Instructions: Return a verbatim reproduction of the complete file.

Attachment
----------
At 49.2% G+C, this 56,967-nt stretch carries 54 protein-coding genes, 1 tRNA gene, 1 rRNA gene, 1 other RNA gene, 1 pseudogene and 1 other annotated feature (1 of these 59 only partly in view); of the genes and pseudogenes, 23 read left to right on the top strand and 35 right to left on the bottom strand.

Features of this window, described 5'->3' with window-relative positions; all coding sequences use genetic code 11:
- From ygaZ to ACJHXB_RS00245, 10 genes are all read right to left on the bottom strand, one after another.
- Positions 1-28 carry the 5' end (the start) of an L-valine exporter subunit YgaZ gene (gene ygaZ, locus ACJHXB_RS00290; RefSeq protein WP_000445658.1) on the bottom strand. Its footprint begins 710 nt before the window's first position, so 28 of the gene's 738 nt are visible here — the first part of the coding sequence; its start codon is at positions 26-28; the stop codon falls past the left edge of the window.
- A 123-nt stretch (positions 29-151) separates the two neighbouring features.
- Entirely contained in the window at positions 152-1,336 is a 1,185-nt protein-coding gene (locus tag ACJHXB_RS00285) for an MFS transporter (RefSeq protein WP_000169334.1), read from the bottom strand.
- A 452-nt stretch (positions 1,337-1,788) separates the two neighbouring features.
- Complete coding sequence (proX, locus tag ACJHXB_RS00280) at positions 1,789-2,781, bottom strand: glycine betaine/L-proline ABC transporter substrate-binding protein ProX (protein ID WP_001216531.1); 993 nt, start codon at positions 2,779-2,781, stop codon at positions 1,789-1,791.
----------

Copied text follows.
At 49.2% G+C, this 56,967-nt stretch carries 54 protein-coding genes, 1 tRNA gene, 1 rRNA gene, 1 other RNA gene, 1 pseudogene and 1 other annotated feature (1 of these 59 only partly in view); of the genes and pseudogenes, 23 read left to right on the top strand and 35 right to left on the bottom strand.

Features of this window, described 5'->3' with window-relative positions; all coding sequences use genetic code 11:
- From ygaZ to ACJHXB_RS00245, 10 genes are all read right to left on the bottom strand, one after another.
- Positions 1-28 carry the 5' end (the start) of an L-valine exporter subunit YgaZ gene (gene ygaZ, locus ACJHXB_RS00290; RefSeq protein WP_000445658.1) on the bottom strand. Its footprint begins 710 nt before the window's first position, so 28 of the gene's 738 nt are visible here — the first part of the coding sequence; its start codon is at positions 26-28; the stop codon falls past the left edge of the window.
- A 123-nt stretch (positions 29-151) separates the two neighbouring features.
- Entirely contained in the window at positions 152-1,336 is a 1,185-nt protein-coding gene (locus tag ACJHXB_RS00285) for an MFS transporter (RefSeq protein WP_000169334.1), read from the bottom strand.
- A 452-nt stretch (positions 1,337-1,788) separates the two neighbouring features.
- Complete coding sequence (proX, locus tag ACJHXB_RS00280) at positions 1,789-2,781, bottom strand: glycine betaine/L-proline ABC transporter substrate-binding protein ProX (protein ID WP_001216531.1); 993 nt, start codon at positions 2,779-2,781, stop codon at positions 1,789-1,791.